Global economic crisis 'linked to suicide rise'

The recent economic crisis could be to blame for an increase in suicide rates in Europe and America, say experts.

Their analysis in the British Medical Journal looked at data from 54 countries to assess the global impact of the financial problems triggered by the collapse of US credit and housing markets in 2008.

In the year after the crisis began, the male suicide rate rose by 3.3% overall.

This was largely in the countries where there were more reported job losses.

The researchers from the universities of Oxford and Bristol in the UK, along with colleagues from Hong Kong University, used data from the World Health Organization mortality database, the Centers for Disease Control and Prevention and the International Monetary Fund's World Economic Outlook database.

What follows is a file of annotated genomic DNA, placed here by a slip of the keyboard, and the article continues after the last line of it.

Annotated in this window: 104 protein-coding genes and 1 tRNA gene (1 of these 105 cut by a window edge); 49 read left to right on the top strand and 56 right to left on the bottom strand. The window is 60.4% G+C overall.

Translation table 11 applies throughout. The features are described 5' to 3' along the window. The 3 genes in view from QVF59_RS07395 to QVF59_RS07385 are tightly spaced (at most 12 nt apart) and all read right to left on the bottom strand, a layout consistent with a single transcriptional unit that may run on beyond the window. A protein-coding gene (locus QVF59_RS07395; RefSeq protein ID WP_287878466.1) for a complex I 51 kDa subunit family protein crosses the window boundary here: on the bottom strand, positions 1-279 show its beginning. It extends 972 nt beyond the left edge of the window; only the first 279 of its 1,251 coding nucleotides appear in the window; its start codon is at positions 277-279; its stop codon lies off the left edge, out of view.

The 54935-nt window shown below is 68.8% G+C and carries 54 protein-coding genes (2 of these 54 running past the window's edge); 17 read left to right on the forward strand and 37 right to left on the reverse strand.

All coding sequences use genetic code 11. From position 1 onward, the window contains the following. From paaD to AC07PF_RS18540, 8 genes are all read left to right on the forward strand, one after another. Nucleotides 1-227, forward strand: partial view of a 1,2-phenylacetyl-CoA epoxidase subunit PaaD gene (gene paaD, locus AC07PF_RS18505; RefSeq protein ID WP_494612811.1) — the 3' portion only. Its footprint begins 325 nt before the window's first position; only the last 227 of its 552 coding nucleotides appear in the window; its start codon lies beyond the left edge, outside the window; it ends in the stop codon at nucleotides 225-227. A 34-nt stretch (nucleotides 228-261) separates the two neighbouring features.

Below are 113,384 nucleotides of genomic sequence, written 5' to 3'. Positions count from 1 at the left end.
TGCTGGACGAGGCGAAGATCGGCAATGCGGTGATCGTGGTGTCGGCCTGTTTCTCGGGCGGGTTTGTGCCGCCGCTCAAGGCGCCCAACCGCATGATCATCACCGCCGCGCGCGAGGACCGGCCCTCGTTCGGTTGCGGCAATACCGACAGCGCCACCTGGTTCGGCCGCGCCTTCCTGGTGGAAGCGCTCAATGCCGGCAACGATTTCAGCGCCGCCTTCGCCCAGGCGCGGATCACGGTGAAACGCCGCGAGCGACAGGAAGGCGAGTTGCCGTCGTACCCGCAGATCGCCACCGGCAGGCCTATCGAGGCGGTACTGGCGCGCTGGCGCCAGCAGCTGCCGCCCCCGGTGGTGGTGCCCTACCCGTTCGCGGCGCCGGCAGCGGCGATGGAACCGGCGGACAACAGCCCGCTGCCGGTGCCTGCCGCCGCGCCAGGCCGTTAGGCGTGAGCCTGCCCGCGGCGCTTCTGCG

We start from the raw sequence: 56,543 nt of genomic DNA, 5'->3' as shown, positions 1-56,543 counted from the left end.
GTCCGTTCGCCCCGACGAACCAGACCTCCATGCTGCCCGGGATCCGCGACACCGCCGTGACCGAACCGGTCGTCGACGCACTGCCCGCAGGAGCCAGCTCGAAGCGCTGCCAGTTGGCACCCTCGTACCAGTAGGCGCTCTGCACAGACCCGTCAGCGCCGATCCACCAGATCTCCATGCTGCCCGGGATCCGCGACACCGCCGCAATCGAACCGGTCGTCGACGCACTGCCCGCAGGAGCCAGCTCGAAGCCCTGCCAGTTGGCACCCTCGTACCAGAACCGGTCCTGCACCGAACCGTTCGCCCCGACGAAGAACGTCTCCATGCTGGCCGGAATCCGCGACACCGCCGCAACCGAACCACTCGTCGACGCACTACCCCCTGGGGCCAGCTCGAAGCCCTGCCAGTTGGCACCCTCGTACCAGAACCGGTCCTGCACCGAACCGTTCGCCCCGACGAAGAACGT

In 2009, there was a 37% rise in unemployment and 3% falls in GDP per capita, reflecting the onset of the economic crisis in 2008.

At the same time, male suicide rates began to climb.

There were nearly 5,000 'extra' suicides above the expected level for that year.

These were mainly seen in the 27 European countries and 18 countries in the Americas studied.

In Europe, suicides increased among 15-24-year-old men, while in America the rise was seen in the 45-64 age group.

Yet the suicide rate for women did not change in Europe and only increased slightly in America.


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